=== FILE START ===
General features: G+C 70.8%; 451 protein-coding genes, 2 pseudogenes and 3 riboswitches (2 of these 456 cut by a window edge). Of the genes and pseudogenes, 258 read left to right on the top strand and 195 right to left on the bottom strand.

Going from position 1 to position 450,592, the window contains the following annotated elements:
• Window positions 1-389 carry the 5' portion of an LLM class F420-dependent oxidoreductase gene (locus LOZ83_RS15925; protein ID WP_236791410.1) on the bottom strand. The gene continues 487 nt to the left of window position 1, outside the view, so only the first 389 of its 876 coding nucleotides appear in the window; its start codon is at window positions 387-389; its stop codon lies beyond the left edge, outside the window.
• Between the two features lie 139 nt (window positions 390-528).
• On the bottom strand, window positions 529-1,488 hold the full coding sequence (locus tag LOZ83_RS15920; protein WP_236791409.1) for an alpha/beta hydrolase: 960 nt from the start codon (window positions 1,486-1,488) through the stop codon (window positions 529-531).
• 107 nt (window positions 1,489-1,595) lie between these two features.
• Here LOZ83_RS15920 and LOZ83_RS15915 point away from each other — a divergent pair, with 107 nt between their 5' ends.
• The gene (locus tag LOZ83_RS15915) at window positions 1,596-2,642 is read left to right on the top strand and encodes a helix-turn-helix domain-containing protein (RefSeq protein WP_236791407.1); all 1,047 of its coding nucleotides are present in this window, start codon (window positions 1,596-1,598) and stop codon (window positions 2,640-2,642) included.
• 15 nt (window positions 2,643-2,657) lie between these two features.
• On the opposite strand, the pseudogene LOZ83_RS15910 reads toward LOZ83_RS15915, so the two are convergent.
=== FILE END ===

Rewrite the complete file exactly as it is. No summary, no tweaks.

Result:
General features: G+C 70.8%; 451 protein-coding genes, 2 pseudogenes and 3 riboswitches (2 of these 456 cut by a window edge). Of the genes and pseudogenes, 258 read left to right on the top strand and 195 right to left on the bottom strand.

Going from position 1 to position 450,592, the window contains the following annotated elements:
• Window positions 1-389 carry the 5' portion of an LLM class F420-dependent oxidoreductase gene (locus LOZ83_RS15925; protein ID WP_236791410.1) on the bottom strand. The gene continues 487 nt to the left of window position 1, outside the view, so only the first 389 of its 876 coding nucleotides appear in the window; its start codon is at window positions 387-389; its stop codon lies beyond the left edge, outside the window.
• Between the two features lie 139 nt (window positions 390-528).
• On the bottom strand, window positions 529-1,488 hold the full coding sequence (locus tag LOZ83_RS15920; protein WP_236791409.1) for an alpha/beta hydrolase: 960 nt from the start codon (window positions 1,486-1,488) through the stop codon (window positions 529-531).
• 107 nt (window positions 1,489-1,595) lie between these two features.
• Here LOZ83_RS15920 and LOZ83_RS15915 point away from each other — a divergent pair, with 107 nt between their 5' ends.
• The gene (locus tag LOZ83_RS15915) at window positions 1,596-2,642 is read left to right on the top strand and encodes a helix-turn-helix domain-containing protein (RefSeq protein WP_236791407.1); all 1,047 of its coding nucleotides are present in this window, start codon (window positions 1,596-1,598) and stop codon (window positions 2,640-2,642) included.
• 15 nt (window positions 2,643-2,657) lie between these two features.
• On the opposite strand, the pseudogene LOZ83_RS15910 reads toward LOZ83_RS15915, so the two are convergent.